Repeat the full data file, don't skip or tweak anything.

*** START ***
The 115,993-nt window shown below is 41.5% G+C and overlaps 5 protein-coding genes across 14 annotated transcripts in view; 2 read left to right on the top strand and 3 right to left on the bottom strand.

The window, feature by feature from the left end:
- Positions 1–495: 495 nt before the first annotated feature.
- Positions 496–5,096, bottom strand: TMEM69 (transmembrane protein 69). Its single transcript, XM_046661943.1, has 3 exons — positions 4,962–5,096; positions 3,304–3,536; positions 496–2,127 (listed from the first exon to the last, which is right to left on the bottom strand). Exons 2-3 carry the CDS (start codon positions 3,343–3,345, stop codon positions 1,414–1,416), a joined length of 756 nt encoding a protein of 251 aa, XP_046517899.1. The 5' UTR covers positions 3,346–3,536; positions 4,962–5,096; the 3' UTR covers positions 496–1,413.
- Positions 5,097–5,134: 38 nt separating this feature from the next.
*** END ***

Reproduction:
The 115,993-nt window shown below is 41.5% G+C and overlaps 5 protein-coding genes across 14 annotated transcripts in view; 2 read left to right on the top strand and 3 right to left on the bottom strand.

The window, feature by feature from the left end:
- Positions 1–495: 495 nt before the first annotated feature.
- Positions 496–5,096, bottom strand: TMEM69 (transmembrane protein 69). Its single transcript, XM_046661943.1, has 3 exons — positions 4,962–5,096; positions 3,304–3,536; positions 496–2,127 (listed from the first exon to the last, which is right to left on the bottom strand). Exons 2-3 carry the CDS (start codon positions 3,343–3,345, stop codon positions 1,414–1,416), a joined length of 756 nt encoding a protein of 251 aa, XP_046517899.1. The 5' UTR covers positions 3,346–3,536; positions 4,962–5,096; the 3' UTR covers positions 496–1,413.
- Positions 5,097–5,134: 38 nt separating this feature from the next.